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Katlyn Chookagian Excited to Fight Freely on May 30

Katlyn Chookagian enters this week's Fight Week with a mental freedom she hasn't had in a long time

Katlyn Chookagian felt like she was getting into her flow as her flyweight title shot rolled into the third round. Then, Valentina Shevchenko got her down to the mat, moved into side control and eventually trapped Chookagian’s arm, effectively rendering her defenseless.

“I remember I was like, ‘Oh my God, they’re gonna stop it because I’m not technically defending myself. This sucks because I’m not hurt,’” Chookagian told UFC.com. “After, you’re just like, ‘F***, I wish I just got knocked out cold.’ That’s what you think right away, but in the long-term, you’re happy you didn’t.”

The TKO loss in February was the only time Chookagian has been finished, and after the fight, she was left wondering which direction to take her career. She said she does eventually want to have a family, and while she believes she’ll always be training no matter what, she just wanted to get back into the Octagon as soon as possible.

HOUSTON, TEXAS - FEBRUARY 08: (R-L) Katlyn Chookagian punches Valentina Shevchenko of Kyrgyzstan in their women's flyweight championship bout during the UFC 247 event at Toyota Center on February 08, 2020 in Houston, Texas. (Photo by Josh Hedges/Zuffa LLC via Getty Images)
HOUSTON, TEXAS - FEBRUARY 08: (R-L) Katlyn Chookagian punches Valentina Shevchenko of Kyrgyzstan in their women's flyweight championship bout during the UFC 247 event at Toyota Center on February 08, 2020 in Houston, Texas. (Photo by Josh Hedges/Zuffa LLC

Naturally, the coronavirus pandemic forced changes for everyone, and after a couple of weeks spent cleaning and organizing her home, Chookagian was getting restless. Fight camp is the best time-killer, though, and soon enough, she had her next opponent in Antonina Shevchenko.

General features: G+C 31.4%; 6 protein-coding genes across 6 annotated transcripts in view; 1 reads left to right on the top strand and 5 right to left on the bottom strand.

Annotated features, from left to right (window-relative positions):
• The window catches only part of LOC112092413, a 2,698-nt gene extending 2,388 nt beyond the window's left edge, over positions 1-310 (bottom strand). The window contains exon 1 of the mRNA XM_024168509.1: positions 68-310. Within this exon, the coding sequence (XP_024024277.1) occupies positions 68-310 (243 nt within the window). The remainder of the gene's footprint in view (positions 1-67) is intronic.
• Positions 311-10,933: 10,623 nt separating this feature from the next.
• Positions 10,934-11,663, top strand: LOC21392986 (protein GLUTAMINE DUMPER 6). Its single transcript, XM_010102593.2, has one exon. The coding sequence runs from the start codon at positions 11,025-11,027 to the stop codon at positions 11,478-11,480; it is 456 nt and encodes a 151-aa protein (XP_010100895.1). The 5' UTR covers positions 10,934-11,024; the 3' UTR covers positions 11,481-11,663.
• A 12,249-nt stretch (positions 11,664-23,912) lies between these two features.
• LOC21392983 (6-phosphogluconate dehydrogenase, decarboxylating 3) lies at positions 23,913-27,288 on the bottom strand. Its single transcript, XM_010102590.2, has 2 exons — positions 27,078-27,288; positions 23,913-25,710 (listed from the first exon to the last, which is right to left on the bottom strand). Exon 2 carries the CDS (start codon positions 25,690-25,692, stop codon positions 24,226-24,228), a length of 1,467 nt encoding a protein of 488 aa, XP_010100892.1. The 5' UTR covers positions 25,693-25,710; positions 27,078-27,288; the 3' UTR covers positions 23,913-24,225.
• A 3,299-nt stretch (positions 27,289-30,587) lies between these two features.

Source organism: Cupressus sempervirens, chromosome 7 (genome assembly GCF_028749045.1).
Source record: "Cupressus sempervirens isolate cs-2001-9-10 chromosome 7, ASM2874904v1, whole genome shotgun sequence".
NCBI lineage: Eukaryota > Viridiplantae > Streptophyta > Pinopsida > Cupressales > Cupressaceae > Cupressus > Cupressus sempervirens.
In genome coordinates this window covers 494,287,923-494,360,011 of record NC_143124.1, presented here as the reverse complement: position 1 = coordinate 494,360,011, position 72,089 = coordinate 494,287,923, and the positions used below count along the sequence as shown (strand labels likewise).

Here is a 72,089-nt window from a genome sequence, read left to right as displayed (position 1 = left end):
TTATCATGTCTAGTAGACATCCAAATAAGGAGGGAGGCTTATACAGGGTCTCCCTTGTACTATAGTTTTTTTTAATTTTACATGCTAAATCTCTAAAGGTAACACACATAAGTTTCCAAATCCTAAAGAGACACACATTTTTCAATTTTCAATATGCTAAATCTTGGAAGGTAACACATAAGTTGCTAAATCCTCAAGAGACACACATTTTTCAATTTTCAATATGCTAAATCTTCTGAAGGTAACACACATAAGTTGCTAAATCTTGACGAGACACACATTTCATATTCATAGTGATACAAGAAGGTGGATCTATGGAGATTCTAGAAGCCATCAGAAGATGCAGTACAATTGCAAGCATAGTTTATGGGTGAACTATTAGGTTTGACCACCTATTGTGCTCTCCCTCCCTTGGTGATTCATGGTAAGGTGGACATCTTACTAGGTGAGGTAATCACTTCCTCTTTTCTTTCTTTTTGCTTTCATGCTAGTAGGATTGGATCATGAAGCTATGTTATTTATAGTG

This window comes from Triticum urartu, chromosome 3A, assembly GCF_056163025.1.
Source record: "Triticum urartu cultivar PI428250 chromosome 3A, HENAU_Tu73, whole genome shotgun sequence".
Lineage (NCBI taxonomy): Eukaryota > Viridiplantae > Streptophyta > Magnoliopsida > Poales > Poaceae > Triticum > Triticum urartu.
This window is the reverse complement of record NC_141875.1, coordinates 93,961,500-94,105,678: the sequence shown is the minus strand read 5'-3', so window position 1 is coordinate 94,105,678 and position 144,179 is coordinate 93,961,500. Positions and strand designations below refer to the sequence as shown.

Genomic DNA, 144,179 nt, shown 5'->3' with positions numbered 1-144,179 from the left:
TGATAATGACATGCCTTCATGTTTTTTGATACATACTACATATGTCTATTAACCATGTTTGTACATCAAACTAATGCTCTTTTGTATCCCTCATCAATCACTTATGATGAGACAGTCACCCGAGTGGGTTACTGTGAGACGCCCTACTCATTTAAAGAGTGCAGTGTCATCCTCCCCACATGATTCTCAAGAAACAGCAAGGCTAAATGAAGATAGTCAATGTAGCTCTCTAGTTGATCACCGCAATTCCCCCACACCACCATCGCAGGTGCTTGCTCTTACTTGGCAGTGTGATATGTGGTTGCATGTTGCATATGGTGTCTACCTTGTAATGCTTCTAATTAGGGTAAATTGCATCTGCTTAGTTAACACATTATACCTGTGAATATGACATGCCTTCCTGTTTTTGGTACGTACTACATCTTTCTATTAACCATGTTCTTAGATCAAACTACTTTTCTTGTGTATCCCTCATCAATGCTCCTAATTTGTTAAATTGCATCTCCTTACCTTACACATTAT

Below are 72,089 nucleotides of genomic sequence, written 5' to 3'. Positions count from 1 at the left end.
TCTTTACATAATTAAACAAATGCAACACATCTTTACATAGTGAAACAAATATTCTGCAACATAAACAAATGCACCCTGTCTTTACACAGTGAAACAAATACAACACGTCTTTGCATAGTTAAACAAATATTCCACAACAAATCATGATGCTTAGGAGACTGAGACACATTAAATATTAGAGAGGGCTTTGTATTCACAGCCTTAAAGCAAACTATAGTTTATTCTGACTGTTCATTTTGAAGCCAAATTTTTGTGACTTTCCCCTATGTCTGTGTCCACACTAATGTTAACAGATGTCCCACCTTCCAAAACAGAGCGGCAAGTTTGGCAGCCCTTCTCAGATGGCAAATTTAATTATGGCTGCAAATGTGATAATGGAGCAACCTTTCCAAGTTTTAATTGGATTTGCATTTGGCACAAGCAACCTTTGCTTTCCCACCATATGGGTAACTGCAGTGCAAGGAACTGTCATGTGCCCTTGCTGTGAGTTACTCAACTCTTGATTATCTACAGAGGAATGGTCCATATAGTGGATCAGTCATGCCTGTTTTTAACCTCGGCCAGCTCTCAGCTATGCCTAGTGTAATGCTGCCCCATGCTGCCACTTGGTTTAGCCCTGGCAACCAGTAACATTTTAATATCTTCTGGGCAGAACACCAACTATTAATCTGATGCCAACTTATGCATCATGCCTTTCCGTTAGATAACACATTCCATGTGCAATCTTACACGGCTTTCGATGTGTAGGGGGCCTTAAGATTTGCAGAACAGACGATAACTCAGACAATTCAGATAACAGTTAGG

While many fighters have adjusted to less training partners than normal, Chookagian, who lives on Long Island, got to train with Claudia Gadelha and Sijara Eubanks, two athletes who competed during the Jacksonville tripleheader in May.

“We had many sparring sessions in Claudia’s garage,” Chookagian said. “That definitely helped a lot.”

She added that they were able to give her some feedback on the environment around fight week amid a pandemic, from the logistical flow to the additional benefit of hearing coaches much more clearly in the middle of the bout.

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The fight with the elder Shevchenko sister provides a couple opportunities Chookagian hasn’t had in some time. First, after fighting a handful of shorter fighters, Shevchenko is only one inch shorter with an identical reach, as well as a similarly rangy striking attack. Second, it’s the first time in a few fights where Chookagian isn’t explicitly fighting to either earn or keep her spot in line for a shot at the belt.

“My couple fights before that were all with the thought in my head, ‘I want to fight for the title,’” she said. “Obviously, I want to again now, but this is refreshing and nice to be able to fight and try different things that I’ve been working on.”

That freedom is something she hasn’t really felt since her early fights on the roster when the 125-pound division didn’t exist, leaving her to fight up at bantamweight where she racked up a 2-1 record.

HOUSTON, TEXAS - FEBRUARY 08: (L-R) Valentina Shevchenko of Kyrgyzstan and Katlyn Chookagian touch gloves prior to their women's flyweight championship bout during the UFC 247 event at Toyota Center on February 08, 2020 in Houston, Texas. (Photo by Josh Hedges/Zuffa LLC via Getty Images)
HOUSTON, TEXAS - FEBRUARY 08: (L-R) Valentina Shevchenko of Kyrgyzstan and Katlyn Chookagian touch gloves prior to their women's flyweight championship bout during the UFC 247 event at Toyota Center on February 08, 2020 in Houston, Texas. (Photo by Josh H

Since flyweight opened, though, “Blonde Fighter” grew into one of the most consistent performers in the division. Now, as she builds her case back up for another run at the title, she feels more at liberty to take some risks and show skills she kept in her back pocket as she defended her place in line.

When considering how she reconstructs her case for contention, she explained that it all just comes down to consistent, high-level performances. Reflecting on her track record, there’s more than enough reason to believe she has the ability to do just that. Until then, though, expect a free-flowing fighter, and often, that means a dangerous one.

“I think this is a good opportunity to not worry about the title, not worry about anything else and just worry about the stuff I’ve been working on that I haven’t gotten to showcase in my fights yet,” Chookagian said.